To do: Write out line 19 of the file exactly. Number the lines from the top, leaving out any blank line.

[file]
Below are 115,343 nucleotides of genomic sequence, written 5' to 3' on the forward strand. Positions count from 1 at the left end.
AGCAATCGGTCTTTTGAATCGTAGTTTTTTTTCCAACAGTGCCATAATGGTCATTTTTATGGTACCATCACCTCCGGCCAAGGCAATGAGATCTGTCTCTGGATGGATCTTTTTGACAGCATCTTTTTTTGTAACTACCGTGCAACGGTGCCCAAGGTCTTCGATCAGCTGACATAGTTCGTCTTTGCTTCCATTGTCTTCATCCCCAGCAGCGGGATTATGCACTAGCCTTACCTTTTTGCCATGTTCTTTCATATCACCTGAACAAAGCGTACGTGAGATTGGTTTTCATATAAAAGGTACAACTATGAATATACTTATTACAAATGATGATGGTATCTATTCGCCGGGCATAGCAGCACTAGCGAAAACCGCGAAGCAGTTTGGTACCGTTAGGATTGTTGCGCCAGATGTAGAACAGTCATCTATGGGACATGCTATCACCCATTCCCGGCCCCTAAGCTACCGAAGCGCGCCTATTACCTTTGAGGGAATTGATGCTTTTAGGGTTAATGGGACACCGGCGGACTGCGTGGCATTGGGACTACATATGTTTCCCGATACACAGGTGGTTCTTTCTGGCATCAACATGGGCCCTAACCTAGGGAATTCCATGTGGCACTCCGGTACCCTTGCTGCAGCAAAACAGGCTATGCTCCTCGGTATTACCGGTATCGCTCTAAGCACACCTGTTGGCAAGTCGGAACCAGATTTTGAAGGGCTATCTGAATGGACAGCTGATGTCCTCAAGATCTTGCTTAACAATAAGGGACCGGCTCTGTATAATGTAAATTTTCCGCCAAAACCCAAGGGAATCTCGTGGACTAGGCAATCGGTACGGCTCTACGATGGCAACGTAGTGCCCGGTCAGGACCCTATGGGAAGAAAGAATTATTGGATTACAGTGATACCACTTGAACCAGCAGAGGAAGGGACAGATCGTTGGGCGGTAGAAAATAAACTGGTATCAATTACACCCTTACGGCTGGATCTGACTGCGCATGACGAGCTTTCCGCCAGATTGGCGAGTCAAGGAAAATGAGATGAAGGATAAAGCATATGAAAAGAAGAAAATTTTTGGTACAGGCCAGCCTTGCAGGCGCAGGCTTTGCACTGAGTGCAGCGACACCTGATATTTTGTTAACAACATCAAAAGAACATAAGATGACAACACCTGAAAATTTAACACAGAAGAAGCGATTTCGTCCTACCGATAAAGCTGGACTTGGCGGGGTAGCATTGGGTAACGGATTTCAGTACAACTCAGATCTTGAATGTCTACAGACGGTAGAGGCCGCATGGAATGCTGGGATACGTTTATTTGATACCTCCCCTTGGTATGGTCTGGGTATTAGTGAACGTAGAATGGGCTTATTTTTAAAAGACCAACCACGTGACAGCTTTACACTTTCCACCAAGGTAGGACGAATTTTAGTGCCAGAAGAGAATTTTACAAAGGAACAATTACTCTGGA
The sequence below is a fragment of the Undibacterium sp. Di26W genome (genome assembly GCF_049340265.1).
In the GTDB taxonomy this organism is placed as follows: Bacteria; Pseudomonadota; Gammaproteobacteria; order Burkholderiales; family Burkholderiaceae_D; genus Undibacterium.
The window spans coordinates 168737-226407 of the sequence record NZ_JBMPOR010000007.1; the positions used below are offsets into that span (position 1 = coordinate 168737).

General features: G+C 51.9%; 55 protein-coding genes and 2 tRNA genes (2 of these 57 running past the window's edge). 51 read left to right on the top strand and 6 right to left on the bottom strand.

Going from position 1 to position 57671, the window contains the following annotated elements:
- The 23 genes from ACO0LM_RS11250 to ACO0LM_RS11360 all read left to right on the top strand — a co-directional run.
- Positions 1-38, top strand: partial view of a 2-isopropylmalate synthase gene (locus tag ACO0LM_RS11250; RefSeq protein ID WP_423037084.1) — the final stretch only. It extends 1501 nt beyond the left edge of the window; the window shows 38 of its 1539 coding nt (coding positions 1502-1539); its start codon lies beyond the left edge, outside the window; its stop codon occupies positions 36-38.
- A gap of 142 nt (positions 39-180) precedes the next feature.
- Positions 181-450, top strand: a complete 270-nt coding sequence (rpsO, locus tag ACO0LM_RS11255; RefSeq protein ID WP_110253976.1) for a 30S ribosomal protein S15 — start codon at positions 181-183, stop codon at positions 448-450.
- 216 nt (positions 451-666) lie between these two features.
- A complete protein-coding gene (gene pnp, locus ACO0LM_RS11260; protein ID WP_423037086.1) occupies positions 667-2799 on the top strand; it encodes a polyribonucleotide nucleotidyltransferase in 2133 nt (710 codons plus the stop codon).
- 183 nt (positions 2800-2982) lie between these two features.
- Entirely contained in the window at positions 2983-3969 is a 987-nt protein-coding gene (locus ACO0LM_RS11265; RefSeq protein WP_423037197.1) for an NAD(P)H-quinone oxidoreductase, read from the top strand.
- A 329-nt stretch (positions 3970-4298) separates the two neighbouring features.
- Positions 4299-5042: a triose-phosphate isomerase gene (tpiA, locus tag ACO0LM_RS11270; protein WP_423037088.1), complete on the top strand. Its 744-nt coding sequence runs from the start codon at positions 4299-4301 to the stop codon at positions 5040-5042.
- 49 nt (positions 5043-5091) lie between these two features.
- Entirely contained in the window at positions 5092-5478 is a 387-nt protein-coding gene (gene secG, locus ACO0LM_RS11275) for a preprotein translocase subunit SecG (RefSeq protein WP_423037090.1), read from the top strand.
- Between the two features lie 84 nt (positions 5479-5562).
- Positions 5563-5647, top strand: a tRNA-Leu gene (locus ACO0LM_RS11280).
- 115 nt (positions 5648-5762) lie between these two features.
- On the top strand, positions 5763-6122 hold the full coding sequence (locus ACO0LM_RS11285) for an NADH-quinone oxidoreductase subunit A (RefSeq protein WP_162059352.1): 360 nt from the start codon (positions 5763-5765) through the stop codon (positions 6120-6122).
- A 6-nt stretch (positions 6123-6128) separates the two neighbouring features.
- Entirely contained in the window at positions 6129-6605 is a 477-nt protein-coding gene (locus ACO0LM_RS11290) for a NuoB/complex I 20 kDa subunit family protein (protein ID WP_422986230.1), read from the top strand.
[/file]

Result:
- Entirely contained in the window at positions 5092-5478 is a 387-nt protein-coding gene (gene secG, locus ACO0LM_RS11275) for a preprotein translocase subunit SecG (RefSeq protein WP_423037090.1), read from the top strand.